War of the Rebellion: Serial 089 Page 1275 Chapter LIV. CORRESPONDENCE, ETC.-CONFEDERATE.

Search Civil War Official Records

before during the same space of time. You are aware that the attempt is generally made during those periods only when the moon is favorable. And during the fortnight intervening between the 20th of November and the 5th of December twelve steamer entered the port of Wilmington alone, averaging nearly one per day. Is it because he supposes that the immunity from attack which Wilmington has hitherto enjoyed is due to the kind forbearance of our enemies, that Governor Vance discourages all attempts against their commerce for fear of enraging them? That such a consideration should operate upon the fears of some of those who have no interest in our cause beyond the millions which they are accumulating by the successful running of the blockade might have been anticipated. But that it should be seriously urged as a policy of war by men whose patriotism and intelligence are beyond question, is to me a matter of no little surprise. Our only hope of peace, beyond the achievements of our noble armies in the field, must lie in making the burden of the war oppressive to the people of the North. Under such a policy as that referred to, how is the shipping interest to be made to feel those burdens? Or is it to be left in undisturbed security to wield all its wealth, power, and influence for our destruction? That Wilmington has not hitherto been attacked is owing to the fact that to overcome her natural and artificial defense would require the withdrawal of too large a force from operations against points which [they] deem more vital to us. If that cause should ever cease to exist we may expect their fleets and armies at the mouth of the Cape Fear.

I observe that in treating of this subject in his message to the Legislature, Governor Vance has declared inferentially that the only work accomplished by the cruisers has been to 'destroy a few insignificant smacks, which only serves to irritate the enemy.'It would have been well if he had taken a little pains to inform himself as to the facts before giving utterance in a grave State paper to a statement so very inaccurate. The Tallahassee alone, during her two cruises, captured 40 vessels of all classes, from the New York and London packet of 1,500 tons to the small coasting schooner. The value of these vessels and their cargoes is estimated at from $800,000 to $1,000,000 specie. This is the direct result, and it is small in comparison with the indirect injury inflicted on the enemy, arising from the uncertainty of their coastwise trade, increase in the rates of insurance, withdrawal of vessels, &c.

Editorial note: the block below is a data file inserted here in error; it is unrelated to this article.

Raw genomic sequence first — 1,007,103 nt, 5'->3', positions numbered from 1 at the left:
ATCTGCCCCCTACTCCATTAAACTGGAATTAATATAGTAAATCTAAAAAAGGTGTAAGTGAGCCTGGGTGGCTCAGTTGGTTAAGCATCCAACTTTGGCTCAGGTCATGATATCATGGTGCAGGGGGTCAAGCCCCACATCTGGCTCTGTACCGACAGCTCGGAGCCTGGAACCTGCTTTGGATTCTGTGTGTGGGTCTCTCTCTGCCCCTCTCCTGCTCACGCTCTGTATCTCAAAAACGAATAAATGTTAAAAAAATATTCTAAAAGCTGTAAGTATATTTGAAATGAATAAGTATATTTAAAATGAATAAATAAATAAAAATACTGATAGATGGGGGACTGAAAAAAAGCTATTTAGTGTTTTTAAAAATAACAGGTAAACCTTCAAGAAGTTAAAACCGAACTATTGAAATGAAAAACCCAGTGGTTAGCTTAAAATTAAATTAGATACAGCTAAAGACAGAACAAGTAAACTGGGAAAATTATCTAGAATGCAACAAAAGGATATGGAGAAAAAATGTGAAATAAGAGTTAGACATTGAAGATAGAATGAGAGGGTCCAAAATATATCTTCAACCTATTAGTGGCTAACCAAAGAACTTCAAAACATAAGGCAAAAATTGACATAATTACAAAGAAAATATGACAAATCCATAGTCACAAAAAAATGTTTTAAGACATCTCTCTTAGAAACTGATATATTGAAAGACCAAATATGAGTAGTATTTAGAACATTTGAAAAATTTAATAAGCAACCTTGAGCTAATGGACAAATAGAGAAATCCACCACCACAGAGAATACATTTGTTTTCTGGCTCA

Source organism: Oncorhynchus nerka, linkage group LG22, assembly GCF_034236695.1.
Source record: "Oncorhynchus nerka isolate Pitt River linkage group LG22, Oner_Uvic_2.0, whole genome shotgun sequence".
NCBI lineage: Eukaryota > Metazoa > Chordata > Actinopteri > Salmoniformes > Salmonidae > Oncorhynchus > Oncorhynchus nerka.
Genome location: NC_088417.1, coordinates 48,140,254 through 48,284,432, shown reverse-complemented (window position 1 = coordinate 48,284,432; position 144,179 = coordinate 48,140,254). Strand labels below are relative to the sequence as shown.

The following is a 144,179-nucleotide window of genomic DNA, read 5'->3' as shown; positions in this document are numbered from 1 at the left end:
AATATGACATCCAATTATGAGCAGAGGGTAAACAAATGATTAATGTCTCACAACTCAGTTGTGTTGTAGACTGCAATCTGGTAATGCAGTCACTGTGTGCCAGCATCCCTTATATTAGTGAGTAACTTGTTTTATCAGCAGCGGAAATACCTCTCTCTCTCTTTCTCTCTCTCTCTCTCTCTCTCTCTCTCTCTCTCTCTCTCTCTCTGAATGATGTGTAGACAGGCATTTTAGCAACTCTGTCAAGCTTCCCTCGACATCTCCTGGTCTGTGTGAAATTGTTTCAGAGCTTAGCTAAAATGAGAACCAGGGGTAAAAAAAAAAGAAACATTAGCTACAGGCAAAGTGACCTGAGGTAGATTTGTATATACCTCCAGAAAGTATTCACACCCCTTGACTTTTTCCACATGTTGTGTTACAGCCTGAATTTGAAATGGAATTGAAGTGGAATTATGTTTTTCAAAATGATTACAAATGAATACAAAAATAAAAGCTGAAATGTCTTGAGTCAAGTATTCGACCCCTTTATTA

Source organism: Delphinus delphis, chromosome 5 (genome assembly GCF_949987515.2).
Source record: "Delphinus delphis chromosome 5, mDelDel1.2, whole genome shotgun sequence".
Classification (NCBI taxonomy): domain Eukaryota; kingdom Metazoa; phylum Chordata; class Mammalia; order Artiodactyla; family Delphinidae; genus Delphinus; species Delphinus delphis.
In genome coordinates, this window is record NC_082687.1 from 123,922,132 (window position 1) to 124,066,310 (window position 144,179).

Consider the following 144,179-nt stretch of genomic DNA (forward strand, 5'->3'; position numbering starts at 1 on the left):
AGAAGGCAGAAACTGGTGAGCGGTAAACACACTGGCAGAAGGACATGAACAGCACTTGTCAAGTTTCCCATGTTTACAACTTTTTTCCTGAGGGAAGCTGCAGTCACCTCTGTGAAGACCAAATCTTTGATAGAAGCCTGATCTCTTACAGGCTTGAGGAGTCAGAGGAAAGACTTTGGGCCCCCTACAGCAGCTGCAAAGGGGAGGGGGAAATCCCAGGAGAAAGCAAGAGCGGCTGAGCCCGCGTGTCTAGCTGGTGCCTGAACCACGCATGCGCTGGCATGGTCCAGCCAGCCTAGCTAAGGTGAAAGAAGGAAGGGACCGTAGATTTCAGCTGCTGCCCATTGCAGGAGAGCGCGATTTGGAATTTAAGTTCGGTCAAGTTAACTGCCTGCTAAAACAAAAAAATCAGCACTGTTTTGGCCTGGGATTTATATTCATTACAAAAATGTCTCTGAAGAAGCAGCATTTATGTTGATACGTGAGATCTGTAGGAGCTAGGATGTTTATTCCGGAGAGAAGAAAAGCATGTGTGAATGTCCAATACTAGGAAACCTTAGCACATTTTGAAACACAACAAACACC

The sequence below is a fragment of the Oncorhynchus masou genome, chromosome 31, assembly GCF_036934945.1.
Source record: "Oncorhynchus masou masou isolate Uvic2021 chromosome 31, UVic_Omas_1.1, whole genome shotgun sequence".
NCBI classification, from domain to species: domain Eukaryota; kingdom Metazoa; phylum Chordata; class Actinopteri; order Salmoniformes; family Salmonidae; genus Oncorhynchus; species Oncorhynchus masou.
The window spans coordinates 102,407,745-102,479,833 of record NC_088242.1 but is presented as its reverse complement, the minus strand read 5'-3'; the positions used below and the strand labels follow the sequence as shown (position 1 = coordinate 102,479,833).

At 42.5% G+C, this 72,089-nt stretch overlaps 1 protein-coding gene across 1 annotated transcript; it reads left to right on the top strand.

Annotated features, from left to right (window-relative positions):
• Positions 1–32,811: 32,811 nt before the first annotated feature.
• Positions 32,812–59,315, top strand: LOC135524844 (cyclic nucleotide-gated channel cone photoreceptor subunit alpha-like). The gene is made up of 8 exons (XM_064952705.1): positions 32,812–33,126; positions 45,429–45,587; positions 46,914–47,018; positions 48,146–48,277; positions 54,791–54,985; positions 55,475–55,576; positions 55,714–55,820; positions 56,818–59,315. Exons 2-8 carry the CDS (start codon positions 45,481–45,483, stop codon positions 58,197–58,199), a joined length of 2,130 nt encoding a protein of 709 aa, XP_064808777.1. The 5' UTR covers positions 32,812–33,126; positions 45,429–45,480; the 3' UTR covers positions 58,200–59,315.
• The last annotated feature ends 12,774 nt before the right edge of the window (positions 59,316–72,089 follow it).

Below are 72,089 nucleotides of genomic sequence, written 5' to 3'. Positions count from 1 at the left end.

In conclusion, my dear sir, permit me to remark that the difficulties with which this Government has to contend in opposing with its limited resources the devastating tide of invasion which the power of our enemy is pouring upon us would be great enough under any circumstances and with the most united and harmonious action of our whole people. But those difficulties have been materially increased by the persistent interference of some of the State authorities-legislative, executive, and judicial-hindering the action of this Government, obstructing the execution of its laws, denouncing its necessary policy, impairing its hold upon the confidence of the people, and dealing with it rather as if were the public enemy than the Government which they themselves had established for the common defense and which was their only hope for safety from the untold horrors of Yankee despotism. And if, now, gentlemen like yourself, [who] are true friend to the Government and the cause, shall from any misapprehension indirectly lend their countenance to these unhappy differences it is easy to foresee the sa and disastrous results which must ensue.

I am, my dear sir, very respectfully and truly, yours,